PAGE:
Here is what I found:

Now just to show how bad it might have been, here is some wave action at the western end, near the Sydney Opera House (or for Sydneysiders, near Man o' War Steps).
The wall is much higher there, but it was easily overtopped. Given the right wind, this would have happened all along. Now here is what I photographed the day before, when the tide was 2.07 metres: this was at North Harbour Reserve, where I have played for 70 years, and I have asked old people, when I was young, about its history.

In the 1930s, the local civic fathers saw fit to "reclaim" a former bay to make North Harbour Reserve. They built a seawall, higher than the highest tide, and pumped in mud to make a level playing field. Some years ago, as the sea started running in, they raised the sea wall and topped it with a path. Well, that defence is failing.

Our local champion of scientific idiocy, Tony Abbott, trumpeted overseas that he had looked at local historical photos of the area, and could find no evidence of climate change.

I have lived and played around North Harbour for 70 years, and I rather think this counts as evidence. That's a king tide that could easily have been 15 cm higher, if there had been a sou'easter blowing: the old men told me all about that happening, and floating one boatshed away. We got off lucky, this time, because the weather was mild.

In 1957, when I was a teenager, a super-high tide at our standard spot for the harbour (Fort Denison) was 6 feet 1 inch, or 185 cm: now, 60 years on, it is 22 cm higher. Two days ago, the CSIRO published estimates that by the end of this century, within the likely lifetime of my grandchildren, tides will be between 45 cm and 88 cm higher than now.

Those tides will be unstoppable, all around the world, and if the upper level is reached, that increase will overtop the stone wall by 2 cm.

One wonders if our do-nothing, look-at-me polly will seek funding to raise both the seawall and the park surface, or if he will just scream "fake news!".

Please share this link: we might manage to get Nero to stop fiddling ...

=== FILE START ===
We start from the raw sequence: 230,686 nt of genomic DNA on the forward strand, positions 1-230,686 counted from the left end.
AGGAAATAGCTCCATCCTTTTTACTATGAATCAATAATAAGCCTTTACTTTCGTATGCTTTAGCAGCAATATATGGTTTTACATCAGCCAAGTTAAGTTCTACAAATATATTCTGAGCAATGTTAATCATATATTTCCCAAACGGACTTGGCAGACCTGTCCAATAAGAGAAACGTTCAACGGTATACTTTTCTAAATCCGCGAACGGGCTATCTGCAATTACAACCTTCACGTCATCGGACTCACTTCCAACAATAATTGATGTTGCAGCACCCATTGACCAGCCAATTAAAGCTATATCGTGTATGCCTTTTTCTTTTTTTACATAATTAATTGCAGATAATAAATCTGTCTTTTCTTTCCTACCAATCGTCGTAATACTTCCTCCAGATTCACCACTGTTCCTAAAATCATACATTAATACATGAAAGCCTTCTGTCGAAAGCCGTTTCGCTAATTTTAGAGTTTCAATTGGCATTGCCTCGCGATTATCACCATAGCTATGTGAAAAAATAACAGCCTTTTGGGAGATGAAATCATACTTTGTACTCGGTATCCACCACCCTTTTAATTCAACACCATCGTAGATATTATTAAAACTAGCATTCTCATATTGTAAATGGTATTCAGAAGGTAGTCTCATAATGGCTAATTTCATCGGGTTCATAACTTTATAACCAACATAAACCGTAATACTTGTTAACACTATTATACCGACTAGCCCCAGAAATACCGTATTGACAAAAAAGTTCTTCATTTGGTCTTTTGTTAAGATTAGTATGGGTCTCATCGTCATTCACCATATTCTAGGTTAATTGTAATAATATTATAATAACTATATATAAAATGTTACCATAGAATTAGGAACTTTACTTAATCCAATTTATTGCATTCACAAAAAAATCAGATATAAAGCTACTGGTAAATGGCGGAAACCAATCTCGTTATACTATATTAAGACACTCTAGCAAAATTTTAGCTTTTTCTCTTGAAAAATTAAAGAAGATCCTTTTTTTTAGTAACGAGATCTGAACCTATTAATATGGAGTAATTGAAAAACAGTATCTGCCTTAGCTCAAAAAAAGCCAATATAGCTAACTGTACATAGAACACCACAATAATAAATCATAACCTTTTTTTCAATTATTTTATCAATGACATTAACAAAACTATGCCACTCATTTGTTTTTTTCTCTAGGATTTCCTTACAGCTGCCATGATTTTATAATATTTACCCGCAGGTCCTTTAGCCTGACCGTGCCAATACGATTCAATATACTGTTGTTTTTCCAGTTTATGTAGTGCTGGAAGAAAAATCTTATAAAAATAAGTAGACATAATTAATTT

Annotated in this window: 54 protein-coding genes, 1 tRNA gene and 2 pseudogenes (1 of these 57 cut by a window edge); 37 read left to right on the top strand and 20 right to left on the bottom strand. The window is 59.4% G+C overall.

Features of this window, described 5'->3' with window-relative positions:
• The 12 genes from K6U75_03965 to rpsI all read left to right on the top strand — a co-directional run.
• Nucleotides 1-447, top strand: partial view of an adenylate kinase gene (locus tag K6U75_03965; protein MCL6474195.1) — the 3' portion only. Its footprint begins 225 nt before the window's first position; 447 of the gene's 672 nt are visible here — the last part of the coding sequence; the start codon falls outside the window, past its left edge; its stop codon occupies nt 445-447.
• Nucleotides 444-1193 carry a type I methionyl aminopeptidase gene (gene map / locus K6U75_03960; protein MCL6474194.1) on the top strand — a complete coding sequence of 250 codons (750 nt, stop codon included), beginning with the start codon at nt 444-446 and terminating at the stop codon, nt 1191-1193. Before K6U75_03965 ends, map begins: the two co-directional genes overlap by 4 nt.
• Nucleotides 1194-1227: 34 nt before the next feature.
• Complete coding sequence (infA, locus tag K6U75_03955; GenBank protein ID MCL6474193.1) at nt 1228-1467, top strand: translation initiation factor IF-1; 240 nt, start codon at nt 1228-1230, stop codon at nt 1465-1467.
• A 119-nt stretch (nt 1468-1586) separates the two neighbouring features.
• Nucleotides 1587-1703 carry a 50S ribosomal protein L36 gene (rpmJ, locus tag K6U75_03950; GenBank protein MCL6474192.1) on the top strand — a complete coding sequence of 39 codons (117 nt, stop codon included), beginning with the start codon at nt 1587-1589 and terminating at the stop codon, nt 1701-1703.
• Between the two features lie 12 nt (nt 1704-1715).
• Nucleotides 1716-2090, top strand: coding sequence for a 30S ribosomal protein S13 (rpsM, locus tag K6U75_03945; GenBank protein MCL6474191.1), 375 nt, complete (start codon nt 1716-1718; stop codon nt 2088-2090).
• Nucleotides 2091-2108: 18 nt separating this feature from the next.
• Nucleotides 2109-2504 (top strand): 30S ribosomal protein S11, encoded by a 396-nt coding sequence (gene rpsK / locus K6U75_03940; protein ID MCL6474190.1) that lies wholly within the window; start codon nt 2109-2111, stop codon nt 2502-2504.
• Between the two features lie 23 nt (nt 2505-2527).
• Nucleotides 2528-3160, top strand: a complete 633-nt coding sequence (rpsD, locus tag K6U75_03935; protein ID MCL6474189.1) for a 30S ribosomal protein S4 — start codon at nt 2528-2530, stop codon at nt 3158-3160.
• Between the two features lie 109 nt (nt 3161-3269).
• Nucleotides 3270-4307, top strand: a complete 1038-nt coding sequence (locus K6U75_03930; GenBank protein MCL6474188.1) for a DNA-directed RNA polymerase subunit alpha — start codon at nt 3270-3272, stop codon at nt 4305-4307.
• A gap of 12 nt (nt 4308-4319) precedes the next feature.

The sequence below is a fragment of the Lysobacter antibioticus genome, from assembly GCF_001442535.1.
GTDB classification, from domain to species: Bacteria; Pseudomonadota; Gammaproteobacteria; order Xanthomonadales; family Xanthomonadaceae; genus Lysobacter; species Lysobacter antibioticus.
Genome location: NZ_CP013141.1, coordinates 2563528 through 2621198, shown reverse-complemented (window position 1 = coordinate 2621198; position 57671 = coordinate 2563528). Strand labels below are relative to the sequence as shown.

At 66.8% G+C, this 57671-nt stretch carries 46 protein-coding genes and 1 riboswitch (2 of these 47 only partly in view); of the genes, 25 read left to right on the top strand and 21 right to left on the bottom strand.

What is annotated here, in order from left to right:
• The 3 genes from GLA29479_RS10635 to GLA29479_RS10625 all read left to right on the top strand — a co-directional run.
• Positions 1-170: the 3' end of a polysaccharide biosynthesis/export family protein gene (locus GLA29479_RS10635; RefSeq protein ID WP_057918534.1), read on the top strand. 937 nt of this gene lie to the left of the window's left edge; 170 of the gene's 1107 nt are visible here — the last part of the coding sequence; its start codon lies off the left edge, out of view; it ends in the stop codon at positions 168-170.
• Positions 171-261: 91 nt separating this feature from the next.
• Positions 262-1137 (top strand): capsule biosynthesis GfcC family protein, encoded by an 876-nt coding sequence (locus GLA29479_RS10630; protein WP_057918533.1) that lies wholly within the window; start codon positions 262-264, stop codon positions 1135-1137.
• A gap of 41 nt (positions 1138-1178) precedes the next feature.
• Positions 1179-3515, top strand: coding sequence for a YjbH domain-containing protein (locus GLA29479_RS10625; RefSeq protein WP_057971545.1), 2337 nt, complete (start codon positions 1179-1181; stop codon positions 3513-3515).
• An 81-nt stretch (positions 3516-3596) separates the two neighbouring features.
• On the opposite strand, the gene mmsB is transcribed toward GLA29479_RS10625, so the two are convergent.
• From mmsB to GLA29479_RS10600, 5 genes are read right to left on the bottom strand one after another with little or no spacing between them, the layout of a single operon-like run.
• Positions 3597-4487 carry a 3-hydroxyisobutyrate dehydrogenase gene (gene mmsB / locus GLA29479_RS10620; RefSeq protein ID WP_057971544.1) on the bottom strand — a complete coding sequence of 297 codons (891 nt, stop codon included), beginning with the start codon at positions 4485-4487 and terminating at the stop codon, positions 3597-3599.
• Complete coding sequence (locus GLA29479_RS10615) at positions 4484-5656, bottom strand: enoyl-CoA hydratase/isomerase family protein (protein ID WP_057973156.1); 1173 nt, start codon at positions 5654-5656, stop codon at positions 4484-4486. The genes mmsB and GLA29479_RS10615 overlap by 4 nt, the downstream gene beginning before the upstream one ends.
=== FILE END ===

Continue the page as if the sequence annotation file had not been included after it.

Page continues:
Sunday, 31 December 2017

New Year in Sydney

First, here are some samples of a Sydney New Year's Eve, taken from expensive seats on Pinchgut, two years back. This year, we and our standard NYE friends will dine at a quiet restaurant away from the lowing herd, then walk back to our house to see the New Year in, on a north-facing balcony, looking away from the glows in the sky. After almost 50 years of harbour fireworks (the first we saw were in 1970), we don't like the discomfort and the heaving crowds.


Things happened to amuse the waiting crowds. Remember the bridge, because it plays a role.

The sun set, but it wasn't 9 pm yet.
Finally, the show began. Look for the bridge and the Opera House.

Look for the bridge and the Opera House. These are our tribal icons.

Among the guests on Pinchgut were two Scots couples who come out each year for the fireworks on the harbour. I fear they may have had to find a new vantage point this year, as the restaurant on the island seems to have disappeared.  Our Australian celebration of New Year's Day owes a lot to our Scots heritage.  Perhaps I am a biased observer.  As my surname implies, my ancestors were Scots.  My family has been here since early colonial days, but we still keep many of the old traditions intact.

Even in my generation, there has always been at least one piper in the family to welcome in the New Year with a skirl, and the bagpipe remains my favourite solo instrument, for I spent my earliest New Year's Eves, standing directly beneath my father's chanter (that's the lowest pipe, the one you twiddle on), taking in the sound and the smell of the pipes.

Perhaps I will learn to play the pipes when I retire.  I will be in good company if I do, for I know of just the pipe band for me, made up entirely of old and retired ‘Scots’, most with broad Australian accents.  Some traditions die hard, even under an Antipodean sun.

Others may celebrate their New Year's Day by nothing more than a day at the beach, or around a suburban backyard pool.  Still, some hardy traditional types will spend the day at a Highland Gathering, engaging in all sorts of strange activities like tossing the caber and wild dancing to pipes that serve to remind them of the hangover they still bear from the night before.

Traditionally, anybody can be a Scot on that day.  My father knew a champion piper called Colin Campbell who was, as it happens, one of the original Australians.  In those days, whites would stress further that Colin was a ‘full-blooded aboriginal’.  Be that as it may, he would appear each year in the New Year's Day piping competitions to play his own spirited rendition of ‘A man's a man for a'that’, and often to take prizes for his playing.  Those who know their Burns, of course, will see Colin's point . . .

But Sydney has always had its unusual Scots.  A hundred years ago, a Chinese merchant of Sydney, one Quong Tart by name, was popularly known to one and all as ‘Quong Tartan’.  He came to the Australian goldfields as a small boy, and was taught English by Scots people, so his accent was well suited to his nickname.  Historical accounts mention that he was an accomplished reciter of the poems of Robbie Burns, including, I imagine, ‘A man's a man for a'that’.